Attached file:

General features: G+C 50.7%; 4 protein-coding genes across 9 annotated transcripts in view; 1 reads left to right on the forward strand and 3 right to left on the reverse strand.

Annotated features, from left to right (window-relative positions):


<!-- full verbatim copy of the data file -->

General features: G+C 50.7%; 4 protein-coding genes across 9 annotated transcripts in view; 1 reads left to right on the forward strand and 3 right to left on the reverse strand.

Annotated features, from left to right (window-relative positions):